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Thanksgiving myths

The Arizona Star

About Eric Heyl
Picture Eric Heyl 412-320-7857
Columnist
Pittsburgh Tribune-Review

Eric Heyl is a columnist for the Pittsburgh Tribune-Review. His work appears throughout the week.

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By Eric Heyl

Published: Saturday, Nov. 17, 2012, 8:57 p.m.

Tim Walch, an archives and museum consultant, is the former director of the Herbert Hoover Presidential Library in West Branch, Iowa, and a contributor to George Mason University's History News Network. Walch spoke to the Trib regarding the misconceptions surrounding the origins of Thanksgiving.

Q: Is it accurate to label Thanksgiving a holiday that's shrouded in myth?

A: I think that one of the challenges here is, of course, there is very little documentation (of what occurred). This is one of the earliest holidays (but) I don't think that when the first Thanksgiving took place they thought of it as a holiday. It's grown in both myth and fact, but it really was a simple meal to recognize the end of harvest. Thanksgiving wasn't established as a national holiday until Abraham Lincoln did so during the Civil War.

Q: As far as we know, what happened on the first Thanksgiving?

A: Well, we know it took place over several days and they served venison and mutton.

Q: No turkey? No stuffing?

A: No turkey, no stuffing, no crazy relatives, no kids spilling orange pop. The Pilgrims of the Plymouth Colony did share a meal with the Wampanoag Indians in the autumn of 1621. What we know about that comes from the journal of (Plymouth Colony governor) Edward Winslow, and what we know is precious little because he didn't see this as some sort of great event. He just noted that the colonists had a four-day feast with Chief Massasoit and 90 of his men.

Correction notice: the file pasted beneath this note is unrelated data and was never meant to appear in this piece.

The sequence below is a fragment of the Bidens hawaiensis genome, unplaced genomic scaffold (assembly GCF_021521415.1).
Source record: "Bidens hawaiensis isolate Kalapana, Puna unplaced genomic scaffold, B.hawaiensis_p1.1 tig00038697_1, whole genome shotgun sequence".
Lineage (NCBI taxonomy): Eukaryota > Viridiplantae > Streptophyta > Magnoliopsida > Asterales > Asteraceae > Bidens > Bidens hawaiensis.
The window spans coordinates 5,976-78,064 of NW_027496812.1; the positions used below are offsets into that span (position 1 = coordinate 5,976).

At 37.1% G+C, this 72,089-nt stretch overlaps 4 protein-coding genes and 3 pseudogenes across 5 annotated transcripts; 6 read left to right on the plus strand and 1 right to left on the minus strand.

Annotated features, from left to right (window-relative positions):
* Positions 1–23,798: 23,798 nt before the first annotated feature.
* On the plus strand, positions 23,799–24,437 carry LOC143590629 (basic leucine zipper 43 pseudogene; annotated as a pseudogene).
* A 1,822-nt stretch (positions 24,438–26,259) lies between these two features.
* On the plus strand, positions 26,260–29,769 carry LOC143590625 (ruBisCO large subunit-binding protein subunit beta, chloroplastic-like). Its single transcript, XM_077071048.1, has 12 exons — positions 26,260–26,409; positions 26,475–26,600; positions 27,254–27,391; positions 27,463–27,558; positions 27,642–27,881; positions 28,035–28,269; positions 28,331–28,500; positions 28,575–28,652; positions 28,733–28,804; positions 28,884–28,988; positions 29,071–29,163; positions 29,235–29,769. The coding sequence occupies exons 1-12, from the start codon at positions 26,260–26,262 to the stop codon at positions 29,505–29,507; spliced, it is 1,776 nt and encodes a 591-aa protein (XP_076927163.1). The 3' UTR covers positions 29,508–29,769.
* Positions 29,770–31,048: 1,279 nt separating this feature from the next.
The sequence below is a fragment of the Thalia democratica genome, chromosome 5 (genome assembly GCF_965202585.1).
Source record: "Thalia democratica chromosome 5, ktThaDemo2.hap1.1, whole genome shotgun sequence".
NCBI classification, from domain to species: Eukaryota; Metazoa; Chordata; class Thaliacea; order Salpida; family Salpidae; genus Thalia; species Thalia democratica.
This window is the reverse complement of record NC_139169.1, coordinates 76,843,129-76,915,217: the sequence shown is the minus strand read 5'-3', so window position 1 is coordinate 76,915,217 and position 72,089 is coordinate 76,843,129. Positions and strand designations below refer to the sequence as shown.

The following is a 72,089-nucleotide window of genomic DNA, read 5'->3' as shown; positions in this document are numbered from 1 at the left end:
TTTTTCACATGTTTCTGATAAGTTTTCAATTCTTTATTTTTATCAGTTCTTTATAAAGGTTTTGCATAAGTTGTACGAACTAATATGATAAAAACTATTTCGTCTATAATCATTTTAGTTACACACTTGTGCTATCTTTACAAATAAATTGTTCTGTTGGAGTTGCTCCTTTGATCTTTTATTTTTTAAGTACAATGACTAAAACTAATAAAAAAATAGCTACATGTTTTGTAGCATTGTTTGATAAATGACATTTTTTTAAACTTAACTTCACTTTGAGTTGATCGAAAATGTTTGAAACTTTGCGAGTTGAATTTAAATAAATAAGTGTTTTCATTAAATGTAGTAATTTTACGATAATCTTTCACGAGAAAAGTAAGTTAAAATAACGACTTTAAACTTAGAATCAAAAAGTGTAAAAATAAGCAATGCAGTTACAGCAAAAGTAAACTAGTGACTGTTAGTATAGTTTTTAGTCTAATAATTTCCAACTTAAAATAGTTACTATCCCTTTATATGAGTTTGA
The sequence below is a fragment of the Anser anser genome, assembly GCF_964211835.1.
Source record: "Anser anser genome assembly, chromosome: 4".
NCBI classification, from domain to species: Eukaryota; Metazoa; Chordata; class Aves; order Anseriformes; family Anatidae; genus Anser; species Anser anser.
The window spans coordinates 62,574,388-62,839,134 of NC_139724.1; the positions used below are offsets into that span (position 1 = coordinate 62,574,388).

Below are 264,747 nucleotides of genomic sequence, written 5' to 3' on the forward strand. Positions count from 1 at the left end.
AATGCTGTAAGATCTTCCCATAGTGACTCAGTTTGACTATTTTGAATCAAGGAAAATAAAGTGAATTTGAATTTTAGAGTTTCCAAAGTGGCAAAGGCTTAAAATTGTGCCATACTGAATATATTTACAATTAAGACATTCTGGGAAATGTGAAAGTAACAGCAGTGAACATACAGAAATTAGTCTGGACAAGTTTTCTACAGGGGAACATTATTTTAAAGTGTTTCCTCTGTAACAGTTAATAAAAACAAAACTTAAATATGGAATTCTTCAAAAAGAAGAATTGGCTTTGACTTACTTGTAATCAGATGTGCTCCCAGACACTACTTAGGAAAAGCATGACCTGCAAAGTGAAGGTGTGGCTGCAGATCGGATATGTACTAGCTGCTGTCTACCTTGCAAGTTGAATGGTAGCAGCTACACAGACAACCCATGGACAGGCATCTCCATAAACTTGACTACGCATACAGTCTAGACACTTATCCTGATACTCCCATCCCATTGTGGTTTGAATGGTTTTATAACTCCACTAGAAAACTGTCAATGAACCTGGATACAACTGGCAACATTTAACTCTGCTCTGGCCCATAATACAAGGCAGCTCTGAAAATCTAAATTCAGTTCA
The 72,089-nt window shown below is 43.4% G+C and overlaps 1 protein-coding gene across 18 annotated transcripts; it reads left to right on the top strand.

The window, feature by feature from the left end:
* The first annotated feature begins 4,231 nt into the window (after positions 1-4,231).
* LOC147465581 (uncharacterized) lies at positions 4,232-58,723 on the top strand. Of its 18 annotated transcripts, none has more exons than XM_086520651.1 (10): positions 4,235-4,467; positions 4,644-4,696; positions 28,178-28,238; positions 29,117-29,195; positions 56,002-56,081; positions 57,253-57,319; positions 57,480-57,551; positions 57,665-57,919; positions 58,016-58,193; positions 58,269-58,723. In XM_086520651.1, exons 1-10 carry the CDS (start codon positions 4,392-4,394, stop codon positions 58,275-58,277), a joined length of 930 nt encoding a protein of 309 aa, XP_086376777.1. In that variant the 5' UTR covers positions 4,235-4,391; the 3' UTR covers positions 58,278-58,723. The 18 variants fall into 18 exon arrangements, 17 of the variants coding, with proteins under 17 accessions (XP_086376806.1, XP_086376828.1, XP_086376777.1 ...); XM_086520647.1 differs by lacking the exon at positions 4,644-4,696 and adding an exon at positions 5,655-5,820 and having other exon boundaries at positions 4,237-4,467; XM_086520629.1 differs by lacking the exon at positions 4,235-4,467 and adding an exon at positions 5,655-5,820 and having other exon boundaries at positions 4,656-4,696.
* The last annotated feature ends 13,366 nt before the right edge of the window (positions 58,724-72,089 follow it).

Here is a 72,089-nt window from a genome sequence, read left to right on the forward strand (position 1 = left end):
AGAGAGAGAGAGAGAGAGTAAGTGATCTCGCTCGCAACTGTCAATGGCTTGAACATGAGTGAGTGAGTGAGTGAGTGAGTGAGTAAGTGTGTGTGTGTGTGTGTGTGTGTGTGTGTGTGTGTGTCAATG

Q: Did he indicate what prompted the feast?

A: Winslow didn't speak to it, and there is no corresponding Native American document.

Q: Was it an overtly religious event?

A: The Pilgrims were a religious people and saw, in everyday life and every activity, the hand of God. So in that sense, the fact they weren't at war with the Massasoit (and) the harvest had been good was something they would have given thanks for. But it was not perceived as something necessarily ordained by God. There was no sense that (the Pilgrims) needed to either convert the Indians or share their bounty with them as a gesture of Christian belief.

Q: So apparently everyone just sat down at the table and enjoyed the meal?

A: The Pilgrims and the Indians didn't sit at tables. They didn't pass the serving dishes. It's more likely that they put the food on any available flat surface — boxes, benches, tree stumps — and meals were consumed whenever someone was hungry. They didn't use plates or utensils, either. The colonists and the Indians usually ate with their hands.

Q: Do you think that there probably are more misconceptions about Thanksgiving than any other holiday?

A: I think that's probably true, but we often take stories from the past and create a certain amount of myth about them.

The Pilgrims and Native Americans were sharing in a feast after a good harvest without any notion that it was going to become some sort of grand festival or the holiday that it is today. The idea was to share what you have with others.

We are carrying on that noble spirit and that noble purpose today. Ultimately, I think that's more important than having an absolutely accurate (record) of what foods were served or who spilled the gravy.

Eric Heyl is a staff writer for Trib Total Media (412-320-7857 or eheyl@tribweb.com).

 

 

 
 


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